Mental Health


Mental health remains unintegrated and misunderstood across the healthcare sector. South Africans feel let down by the system, which adds to the apathy and fear of seeking treatment.

Many people feel as if they’re running on empty at work by this time of year, but according to a leadership expert, now is a good time to think about implementing practices that will ensure we maintain energy after the holiday break and can perform at our best in the new year.

The once-clear boundaries between personal and professional lives have often become increasingly blurred. Change in work dynamics, facilitated by the rise of remote working, hybrid office structures, and post-pandemic changes, have drastically altered how we navigate both our work and personal spaces.

Like their global counterparts, South African youth report high levels of mental health challenges arising from universal experiences such as the climate crisis, economic uncertainty, geopolitical instability and social media threats and pressures. Yet, there are also unique challenges affecting young people that are particularly rooted in South Africa’s socio-economic landscape.

In today’s fast-paced and often disrupted work environment, mental health and overall wellness can’t be avoided. It demands attention from employers and employees alike. Essentially, taking care of your own and your team members’ well-being means trying to help them stay in a toward state and switched on where they can function at their best (i.e., avoiding triggering the fight/flight/freeze response that put people in an away state and switch them off). 

Despite the increased awareness, burnout is getting worse, as in tough economic times, greater outputs are needed from employees. Mental health in the workplace is becoming a focus for progressive organisations that value their employees as people, not costs on a balance sheet.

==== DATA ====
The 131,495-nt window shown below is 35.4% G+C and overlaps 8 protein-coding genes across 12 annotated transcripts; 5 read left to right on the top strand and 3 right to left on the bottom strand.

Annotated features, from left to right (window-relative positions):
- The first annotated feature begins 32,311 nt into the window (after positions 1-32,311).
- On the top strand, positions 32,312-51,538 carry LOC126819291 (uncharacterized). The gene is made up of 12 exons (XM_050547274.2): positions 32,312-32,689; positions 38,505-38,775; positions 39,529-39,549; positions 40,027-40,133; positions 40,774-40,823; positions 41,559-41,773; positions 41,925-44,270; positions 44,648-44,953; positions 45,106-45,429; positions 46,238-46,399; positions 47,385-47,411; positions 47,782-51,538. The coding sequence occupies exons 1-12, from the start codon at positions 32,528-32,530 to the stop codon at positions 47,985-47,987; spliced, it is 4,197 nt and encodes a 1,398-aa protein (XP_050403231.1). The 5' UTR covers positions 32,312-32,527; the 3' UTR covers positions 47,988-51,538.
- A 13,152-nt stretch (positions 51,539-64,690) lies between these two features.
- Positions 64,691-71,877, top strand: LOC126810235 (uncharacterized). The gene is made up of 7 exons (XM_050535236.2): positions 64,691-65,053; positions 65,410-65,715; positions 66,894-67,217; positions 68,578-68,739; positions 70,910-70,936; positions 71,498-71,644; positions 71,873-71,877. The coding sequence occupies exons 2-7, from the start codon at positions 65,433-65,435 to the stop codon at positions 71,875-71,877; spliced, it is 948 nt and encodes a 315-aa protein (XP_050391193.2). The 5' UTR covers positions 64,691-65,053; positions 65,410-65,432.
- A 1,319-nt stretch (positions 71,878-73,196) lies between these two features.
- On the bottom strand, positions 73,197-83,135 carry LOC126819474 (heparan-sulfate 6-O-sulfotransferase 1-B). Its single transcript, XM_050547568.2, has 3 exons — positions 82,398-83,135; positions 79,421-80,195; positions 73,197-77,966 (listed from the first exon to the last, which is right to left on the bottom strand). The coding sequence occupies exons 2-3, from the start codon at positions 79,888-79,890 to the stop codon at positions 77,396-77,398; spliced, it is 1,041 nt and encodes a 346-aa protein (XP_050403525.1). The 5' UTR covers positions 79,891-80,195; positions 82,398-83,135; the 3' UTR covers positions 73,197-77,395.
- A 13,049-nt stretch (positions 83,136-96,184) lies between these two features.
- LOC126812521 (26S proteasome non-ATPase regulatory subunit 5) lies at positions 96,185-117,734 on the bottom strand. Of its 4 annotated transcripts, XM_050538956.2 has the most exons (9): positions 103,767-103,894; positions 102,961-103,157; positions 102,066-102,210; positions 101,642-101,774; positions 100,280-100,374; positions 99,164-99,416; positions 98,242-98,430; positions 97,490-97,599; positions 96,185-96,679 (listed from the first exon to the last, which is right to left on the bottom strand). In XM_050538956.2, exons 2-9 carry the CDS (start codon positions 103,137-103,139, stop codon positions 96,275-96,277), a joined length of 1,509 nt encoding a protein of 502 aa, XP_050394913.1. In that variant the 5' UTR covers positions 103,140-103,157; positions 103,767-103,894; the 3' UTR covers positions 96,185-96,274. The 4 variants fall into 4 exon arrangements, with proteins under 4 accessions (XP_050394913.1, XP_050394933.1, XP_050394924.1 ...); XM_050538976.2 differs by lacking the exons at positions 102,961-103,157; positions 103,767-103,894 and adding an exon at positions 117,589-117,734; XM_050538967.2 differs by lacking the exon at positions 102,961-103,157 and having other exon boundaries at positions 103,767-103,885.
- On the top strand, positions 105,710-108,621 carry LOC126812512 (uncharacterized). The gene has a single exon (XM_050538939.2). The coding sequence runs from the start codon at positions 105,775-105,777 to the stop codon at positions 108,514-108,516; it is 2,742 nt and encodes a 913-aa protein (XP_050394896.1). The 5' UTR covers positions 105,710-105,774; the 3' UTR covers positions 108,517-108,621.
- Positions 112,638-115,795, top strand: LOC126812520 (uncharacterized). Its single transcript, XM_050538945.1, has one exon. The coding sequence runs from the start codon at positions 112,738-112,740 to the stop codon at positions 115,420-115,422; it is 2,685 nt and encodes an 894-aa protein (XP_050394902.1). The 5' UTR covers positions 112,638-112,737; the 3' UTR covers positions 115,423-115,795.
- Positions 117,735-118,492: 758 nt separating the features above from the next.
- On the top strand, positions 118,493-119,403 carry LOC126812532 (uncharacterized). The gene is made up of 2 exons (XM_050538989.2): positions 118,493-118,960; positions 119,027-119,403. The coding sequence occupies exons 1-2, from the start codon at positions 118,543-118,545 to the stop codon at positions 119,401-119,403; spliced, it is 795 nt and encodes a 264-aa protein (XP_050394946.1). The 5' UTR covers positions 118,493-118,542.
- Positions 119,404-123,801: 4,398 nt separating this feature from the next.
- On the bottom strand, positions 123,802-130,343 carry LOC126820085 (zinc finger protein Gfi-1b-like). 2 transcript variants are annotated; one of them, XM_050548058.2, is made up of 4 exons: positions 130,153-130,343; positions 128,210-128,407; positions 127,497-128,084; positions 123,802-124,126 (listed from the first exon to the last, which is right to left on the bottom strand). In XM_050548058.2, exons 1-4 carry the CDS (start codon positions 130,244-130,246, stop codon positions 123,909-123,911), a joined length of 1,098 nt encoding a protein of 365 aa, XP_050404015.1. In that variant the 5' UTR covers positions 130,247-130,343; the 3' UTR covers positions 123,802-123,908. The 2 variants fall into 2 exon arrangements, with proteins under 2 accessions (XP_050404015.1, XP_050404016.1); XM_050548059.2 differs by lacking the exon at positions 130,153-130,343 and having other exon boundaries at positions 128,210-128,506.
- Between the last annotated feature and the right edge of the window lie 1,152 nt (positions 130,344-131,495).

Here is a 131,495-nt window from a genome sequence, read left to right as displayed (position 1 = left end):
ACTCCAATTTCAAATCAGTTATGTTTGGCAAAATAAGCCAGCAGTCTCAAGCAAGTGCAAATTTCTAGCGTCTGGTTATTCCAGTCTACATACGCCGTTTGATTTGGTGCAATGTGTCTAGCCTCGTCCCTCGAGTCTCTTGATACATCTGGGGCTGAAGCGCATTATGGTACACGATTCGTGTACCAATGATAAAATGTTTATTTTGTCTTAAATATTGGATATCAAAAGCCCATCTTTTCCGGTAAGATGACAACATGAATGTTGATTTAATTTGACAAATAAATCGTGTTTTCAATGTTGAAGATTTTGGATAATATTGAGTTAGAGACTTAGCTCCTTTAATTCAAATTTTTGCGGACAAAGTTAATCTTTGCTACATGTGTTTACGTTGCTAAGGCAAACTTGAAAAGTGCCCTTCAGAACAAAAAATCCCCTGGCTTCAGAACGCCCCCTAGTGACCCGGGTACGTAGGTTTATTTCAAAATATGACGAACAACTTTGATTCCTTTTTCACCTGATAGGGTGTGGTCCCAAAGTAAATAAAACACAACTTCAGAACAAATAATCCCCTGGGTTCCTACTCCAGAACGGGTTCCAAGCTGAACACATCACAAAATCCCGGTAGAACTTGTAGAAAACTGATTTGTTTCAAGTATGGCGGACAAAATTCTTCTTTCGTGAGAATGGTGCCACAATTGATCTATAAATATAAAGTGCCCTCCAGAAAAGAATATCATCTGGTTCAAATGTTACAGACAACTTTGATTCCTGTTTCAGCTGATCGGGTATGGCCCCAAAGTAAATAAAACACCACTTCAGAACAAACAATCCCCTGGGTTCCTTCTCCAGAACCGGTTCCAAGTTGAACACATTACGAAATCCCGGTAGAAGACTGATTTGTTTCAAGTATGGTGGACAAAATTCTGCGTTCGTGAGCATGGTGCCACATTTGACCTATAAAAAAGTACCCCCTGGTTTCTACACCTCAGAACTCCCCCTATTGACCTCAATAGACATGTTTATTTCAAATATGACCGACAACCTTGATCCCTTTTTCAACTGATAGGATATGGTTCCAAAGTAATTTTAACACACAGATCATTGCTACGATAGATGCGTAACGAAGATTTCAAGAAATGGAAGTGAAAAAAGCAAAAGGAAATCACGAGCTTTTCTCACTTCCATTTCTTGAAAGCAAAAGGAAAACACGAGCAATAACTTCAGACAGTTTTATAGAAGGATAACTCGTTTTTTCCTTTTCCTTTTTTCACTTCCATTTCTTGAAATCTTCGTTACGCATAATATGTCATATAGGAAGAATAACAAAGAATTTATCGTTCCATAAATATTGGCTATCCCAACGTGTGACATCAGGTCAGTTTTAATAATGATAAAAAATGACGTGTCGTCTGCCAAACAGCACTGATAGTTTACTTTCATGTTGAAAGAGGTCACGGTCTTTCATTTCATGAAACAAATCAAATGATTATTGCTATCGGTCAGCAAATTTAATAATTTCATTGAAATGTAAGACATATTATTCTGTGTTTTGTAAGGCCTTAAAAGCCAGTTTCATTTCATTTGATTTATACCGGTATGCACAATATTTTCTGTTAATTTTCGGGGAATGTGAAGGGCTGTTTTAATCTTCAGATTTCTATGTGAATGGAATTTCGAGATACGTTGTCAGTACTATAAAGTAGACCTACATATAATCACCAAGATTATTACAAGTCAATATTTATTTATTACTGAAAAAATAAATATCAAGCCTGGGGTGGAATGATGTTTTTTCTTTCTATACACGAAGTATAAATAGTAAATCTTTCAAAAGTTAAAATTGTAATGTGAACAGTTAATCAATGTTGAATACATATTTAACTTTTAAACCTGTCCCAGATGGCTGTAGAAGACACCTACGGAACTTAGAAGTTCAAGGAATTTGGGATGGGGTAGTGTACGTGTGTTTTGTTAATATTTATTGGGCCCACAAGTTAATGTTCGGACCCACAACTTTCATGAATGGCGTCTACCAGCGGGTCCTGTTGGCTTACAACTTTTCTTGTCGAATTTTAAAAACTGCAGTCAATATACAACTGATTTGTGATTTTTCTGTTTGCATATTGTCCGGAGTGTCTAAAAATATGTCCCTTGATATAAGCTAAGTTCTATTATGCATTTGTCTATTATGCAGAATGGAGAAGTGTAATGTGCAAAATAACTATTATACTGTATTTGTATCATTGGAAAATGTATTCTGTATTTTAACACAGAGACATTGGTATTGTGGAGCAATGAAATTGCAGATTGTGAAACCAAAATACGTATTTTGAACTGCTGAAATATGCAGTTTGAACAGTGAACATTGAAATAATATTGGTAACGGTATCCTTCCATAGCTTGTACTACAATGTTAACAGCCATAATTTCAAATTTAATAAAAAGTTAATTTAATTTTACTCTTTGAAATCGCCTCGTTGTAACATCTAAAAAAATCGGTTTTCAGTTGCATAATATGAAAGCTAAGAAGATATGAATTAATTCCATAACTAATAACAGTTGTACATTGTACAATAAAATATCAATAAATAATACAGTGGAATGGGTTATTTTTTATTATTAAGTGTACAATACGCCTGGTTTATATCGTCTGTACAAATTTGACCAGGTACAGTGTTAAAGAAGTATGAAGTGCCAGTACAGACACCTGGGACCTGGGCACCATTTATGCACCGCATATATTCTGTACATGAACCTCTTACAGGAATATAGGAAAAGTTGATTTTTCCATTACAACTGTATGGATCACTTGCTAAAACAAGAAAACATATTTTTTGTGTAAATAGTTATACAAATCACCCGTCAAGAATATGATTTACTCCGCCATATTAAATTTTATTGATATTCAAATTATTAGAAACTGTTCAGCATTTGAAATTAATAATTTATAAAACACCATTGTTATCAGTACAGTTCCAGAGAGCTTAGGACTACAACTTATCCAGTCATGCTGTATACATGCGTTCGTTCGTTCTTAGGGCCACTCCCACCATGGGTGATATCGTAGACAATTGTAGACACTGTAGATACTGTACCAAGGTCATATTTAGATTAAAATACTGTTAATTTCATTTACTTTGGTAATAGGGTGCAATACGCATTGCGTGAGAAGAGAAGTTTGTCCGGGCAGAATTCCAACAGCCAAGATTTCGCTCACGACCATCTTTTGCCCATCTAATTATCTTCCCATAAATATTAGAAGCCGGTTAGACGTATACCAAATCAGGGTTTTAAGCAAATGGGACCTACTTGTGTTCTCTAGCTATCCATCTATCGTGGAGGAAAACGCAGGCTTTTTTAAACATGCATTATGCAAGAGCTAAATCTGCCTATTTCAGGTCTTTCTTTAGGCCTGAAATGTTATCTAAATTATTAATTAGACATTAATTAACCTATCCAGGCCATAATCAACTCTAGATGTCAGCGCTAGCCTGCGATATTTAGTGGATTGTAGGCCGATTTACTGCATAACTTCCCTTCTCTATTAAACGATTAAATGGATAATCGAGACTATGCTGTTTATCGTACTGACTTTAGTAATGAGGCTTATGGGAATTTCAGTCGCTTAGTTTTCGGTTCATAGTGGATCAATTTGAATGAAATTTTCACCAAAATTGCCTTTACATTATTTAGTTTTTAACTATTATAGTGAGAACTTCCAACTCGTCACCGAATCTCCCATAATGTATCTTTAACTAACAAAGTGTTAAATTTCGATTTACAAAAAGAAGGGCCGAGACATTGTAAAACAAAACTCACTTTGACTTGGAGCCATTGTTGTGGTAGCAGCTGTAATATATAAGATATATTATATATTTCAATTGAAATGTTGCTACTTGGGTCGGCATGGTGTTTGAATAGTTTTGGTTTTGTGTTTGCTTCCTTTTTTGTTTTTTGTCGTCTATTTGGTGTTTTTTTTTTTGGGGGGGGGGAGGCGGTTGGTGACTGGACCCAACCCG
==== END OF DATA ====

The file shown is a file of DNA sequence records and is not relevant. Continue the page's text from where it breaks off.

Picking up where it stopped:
South Africans are largely considered to be resilient – we’ve weathered a pandemic, political instability, rampant unemployment, water issues and load shedding.

With endemic poverty, high unemployment, high crime rates and the prevalence of gender-based violence, South Africans have long been a chronically stressed nation.  Over the past few years, the global pandemic, economic downturn, climate crisis and geopolitical wars have only served to highlight the need to properly recognise the impact of poor, and worsening mental health on the country.

Over 30% of adult South Africans suffer from mental health issue, affecting their ability to think and process their thoughts logically. This affects their outward behaviours and decision making in the workplace. Mariet Visser, coach, trainer, co-founder of We Do Change - shares her knowledge supporting anyone suffering from mental health issues.

With sustained high levels of stress and trauma experienced across the world over the past few years, mental health and well-being is in the global spotlight. Struggling to cope with adversities is nothing new for South Africans. 

After two years of Covid-19 lockdown, as employees shift from remote working back to office work, the challenge for business now is not only adapting to changes in technology and new modes of working, but to guard against a second pandemic of mental illness.

October 2021 is Mental Health Awareness Month, and according to the SA Society of Psychiatrists, “Mental health is the biggest threat in 2021.” When the global pandemic Covid-19 hit, it brought along the physical illness, coupled with increased mental health problems which naturally spilled over to the workplace.

What are the risks involved in telling your employer about your mental illness? Many mental health sufferers are torn between hiding their condition and facing possible stigmatisation. Here are some factors to consider before making this important decision.




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